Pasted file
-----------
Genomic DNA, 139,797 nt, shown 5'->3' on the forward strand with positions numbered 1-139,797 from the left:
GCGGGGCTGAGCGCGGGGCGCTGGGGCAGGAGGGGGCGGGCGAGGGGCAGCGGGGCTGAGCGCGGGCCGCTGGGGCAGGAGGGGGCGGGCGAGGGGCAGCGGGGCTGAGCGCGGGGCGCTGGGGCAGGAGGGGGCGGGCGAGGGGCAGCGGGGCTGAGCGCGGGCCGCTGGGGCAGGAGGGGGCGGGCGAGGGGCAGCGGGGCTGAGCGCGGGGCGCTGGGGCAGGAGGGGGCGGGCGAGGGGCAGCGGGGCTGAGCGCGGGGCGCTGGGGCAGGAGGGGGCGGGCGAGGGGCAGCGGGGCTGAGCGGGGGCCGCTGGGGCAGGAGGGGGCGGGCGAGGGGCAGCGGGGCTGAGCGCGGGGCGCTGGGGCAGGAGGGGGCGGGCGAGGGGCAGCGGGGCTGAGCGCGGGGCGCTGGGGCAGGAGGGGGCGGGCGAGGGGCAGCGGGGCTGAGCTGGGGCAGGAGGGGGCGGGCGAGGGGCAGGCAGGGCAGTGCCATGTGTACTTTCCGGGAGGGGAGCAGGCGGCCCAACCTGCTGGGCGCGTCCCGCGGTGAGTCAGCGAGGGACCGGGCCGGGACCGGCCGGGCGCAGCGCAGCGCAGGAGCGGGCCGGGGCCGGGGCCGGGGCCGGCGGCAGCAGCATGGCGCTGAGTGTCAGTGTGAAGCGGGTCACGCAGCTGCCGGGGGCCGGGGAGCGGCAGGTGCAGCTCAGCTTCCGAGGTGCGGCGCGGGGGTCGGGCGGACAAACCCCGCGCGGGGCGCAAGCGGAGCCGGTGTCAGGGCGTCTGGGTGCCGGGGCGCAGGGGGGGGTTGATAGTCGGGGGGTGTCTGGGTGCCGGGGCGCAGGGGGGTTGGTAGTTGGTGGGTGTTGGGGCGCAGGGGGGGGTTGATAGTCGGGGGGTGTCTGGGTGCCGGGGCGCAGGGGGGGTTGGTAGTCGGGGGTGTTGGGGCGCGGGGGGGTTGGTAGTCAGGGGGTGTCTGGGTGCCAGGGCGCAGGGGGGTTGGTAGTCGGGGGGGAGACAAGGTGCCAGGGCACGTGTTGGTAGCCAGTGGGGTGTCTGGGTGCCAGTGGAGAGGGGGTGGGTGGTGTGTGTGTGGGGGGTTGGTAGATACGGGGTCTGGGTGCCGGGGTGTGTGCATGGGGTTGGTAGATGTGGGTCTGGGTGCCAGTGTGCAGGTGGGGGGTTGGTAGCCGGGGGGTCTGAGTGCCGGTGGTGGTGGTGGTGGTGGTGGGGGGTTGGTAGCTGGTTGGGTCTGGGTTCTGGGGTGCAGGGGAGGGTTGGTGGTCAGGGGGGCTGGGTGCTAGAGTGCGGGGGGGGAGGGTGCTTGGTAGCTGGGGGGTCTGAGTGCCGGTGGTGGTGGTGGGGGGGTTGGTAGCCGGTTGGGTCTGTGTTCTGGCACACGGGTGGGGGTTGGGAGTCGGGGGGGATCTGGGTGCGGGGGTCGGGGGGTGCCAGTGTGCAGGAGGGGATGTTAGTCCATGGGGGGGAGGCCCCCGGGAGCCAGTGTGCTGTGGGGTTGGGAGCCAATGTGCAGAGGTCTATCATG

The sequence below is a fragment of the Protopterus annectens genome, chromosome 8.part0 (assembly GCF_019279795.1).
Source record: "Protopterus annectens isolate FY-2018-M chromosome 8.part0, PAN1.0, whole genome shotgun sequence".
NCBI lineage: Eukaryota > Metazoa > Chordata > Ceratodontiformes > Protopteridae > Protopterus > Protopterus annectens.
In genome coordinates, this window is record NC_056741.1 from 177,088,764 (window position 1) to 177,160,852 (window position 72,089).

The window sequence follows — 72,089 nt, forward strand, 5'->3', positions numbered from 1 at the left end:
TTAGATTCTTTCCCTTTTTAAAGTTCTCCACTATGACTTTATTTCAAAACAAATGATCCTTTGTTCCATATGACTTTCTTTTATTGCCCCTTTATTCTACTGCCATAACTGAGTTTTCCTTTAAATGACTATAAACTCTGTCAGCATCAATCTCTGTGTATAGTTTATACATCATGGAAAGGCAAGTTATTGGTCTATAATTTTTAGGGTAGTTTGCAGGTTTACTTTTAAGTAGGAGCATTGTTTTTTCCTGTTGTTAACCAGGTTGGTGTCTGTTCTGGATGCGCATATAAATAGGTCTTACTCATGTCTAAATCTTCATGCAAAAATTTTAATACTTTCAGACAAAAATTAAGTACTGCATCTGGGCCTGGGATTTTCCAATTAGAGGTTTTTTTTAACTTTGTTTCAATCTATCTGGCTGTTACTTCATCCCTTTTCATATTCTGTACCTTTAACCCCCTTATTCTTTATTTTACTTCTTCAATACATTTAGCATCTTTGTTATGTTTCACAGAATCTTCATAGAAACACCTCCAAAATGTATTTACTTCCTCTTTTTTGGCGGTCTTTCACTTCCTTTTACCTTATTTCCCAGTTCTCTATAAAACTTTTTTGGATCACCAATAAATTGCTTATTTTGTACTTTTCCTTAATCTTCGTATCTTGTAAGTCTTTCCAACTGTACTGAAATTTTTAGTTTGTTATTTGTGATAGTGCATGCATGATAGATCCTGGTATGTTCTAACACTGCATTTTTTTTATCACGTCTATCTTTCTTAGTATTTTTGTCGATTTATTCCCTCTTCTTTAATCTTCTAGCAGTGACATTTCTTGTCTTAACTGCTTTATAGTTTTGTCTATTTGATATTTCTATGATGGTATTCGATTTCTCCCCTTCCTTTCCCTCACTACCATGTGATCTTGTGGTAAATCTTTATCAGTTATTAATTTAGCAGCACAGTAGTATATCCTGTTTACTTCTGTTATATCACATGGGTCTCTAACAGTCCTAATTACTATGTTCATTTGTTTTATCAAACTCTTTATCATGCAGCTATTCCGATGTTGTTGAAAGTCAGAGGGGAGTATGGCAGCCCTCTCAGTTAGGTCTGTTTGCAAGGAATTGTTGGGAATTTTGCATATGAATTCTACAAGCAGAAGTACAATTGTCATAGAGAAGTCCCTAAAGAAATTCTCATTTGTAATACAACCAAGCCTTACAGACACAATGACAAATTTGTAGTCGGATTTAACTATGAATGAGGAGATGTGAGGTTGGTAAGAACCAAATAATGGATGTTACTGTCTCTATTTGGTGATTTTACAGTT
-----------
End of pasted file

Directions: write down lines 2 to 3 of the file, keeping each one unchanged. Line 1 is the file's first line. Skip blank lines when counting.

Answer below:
GCGGGGCTGAGCGCGGGGCGCTGGGGCAGGAGGGGGCGGGCGAGGGGCAGCGGGGCTGAGCGCGGGCCGCTGGGGCAGGAGGGGGCGGGCGAGGGGCAGCGGGGCTGAGCGCGGGGCGCTGGGGCAGGAGGGGGCGGGCGAGGGGCAGCGGGGCTGAGCGCGGGCCGCTGGGGCAGGAGGGGGCGGGCGAGGGGCAGCGGGGCTGAGCGCGGGGCGCTGGGGCAGGAGGGGGCGGGCGAGGGGCAGCGGGGCTGAGCGCGGGGCGCTGGGGCAGGAGGGGGCGGGCGAGGGGCAGCGGGGCTGAGCGGGGGCCGCTGGGGCAGGAGGGGGCGGGCGAGGGGCAGCGGGGCTGAGCGCGGGGCGCTGGGGCAGGAGGGGGCGGGCGAGGGGCAGCGGGGCTGAGCGCGGGGCGCTGGGGCAGGAGGGGGCGGGCGAGGGGCAGCGGGGCTGAGCTGGGGCAGGAGGGGGCGGGCGAGGGGCAGGCAGGGCAGTGCCATGTGTACTTTCCGGGAGGGGAGCAGGCGGCCCAACCTGCTGGGCGCGTCCCGCGGTGAGTCAGCGAGGGACCGGGCCGGGACCGGCCGGGCGCAGCGCAGCGCAGGAGCGGGCCGGGGCCGGGGCCGGGGCCGGCGGCAGCAGCATGGCGCTGAGTGTCAGTGTGAAGCGGGTCACGCAGCTGCCGGGGGCCGGGGAGCGGCAGGTGCAGCTCAGCTTCCGAGGTGCGGCGCGGGGGTCGGGCGGACAAACCCCGCGCGGGGCGCAAGCGGAGCCGGTGTCAGGGCGTCTGGGTGCCGGGGCGCAGGGGGGGGTTGATAGTCGGGGGGTGTCTGGGTGCCGGGGCGCAGGGGGGTTGGTAGTTGGTGGGTGTTGGGGCGCAGGGGGGGGTTGATAGTCGGGGGGTGTCTGGGTGCCGGGGCGCAGGGGGGGTTGGTAGTCGGGGGTGTTGGGGCGCGGGGGGGTTGGTAGTCAGGGGGTGTCTGGGTGCCAGGGCGCAGGGGGGTTGGTAGTCGGGGGGGAGACAAGGTGCCAGGGCACGTGTTGGTAGCCAGTGGGGTGTCTGGGTGCCAGTGGAGAGGGGGTGGGTGGTGTGTGTGTGGGGGGTTGGTAGATACGGGGTCTGGGTGCCGGGGTGTGTGCATGGGGTTGGTAGATGTGGGTCTGGGTGCCAGTGTGCAGGTGGGGGGTTGGTAGCCGGGGGGTCTGAGTGCCGGTGGTGGTGGTGGTGGTGGTGGGGGGTTGGTAGCTGGTTGGGTCTGGGTTCTGGGGTGCAGGGGAGGGTTGGTGGTCAGGGGGGCTGGGTGCTAGAGTGCGGGGGGGGAGGGTGCTTGGTAGCTGGGGGGTCTGAGTGCCGGTGGTGGTGGTGGGGGGGTTGGTAGCCGGTTGGGTCTGTGTTCTGGCACACGGGTGGGGGTTGGGAGTCGGGGGGGATCTGGGTGCGGGGGTCGGGGGGTGCCAGTGTGCAGGAGGGGATGTTAGTCCATGGGGGGGAGGCCCCCGGGAGCCAGTGTGCTGTGGGGTTGGGAGCCAATGTGCAGAGGTCTATCATG

The sequence below is a fragment of the Protopterus annectens genome, chromosome 8.part0 (assembly GCF_019279795.1).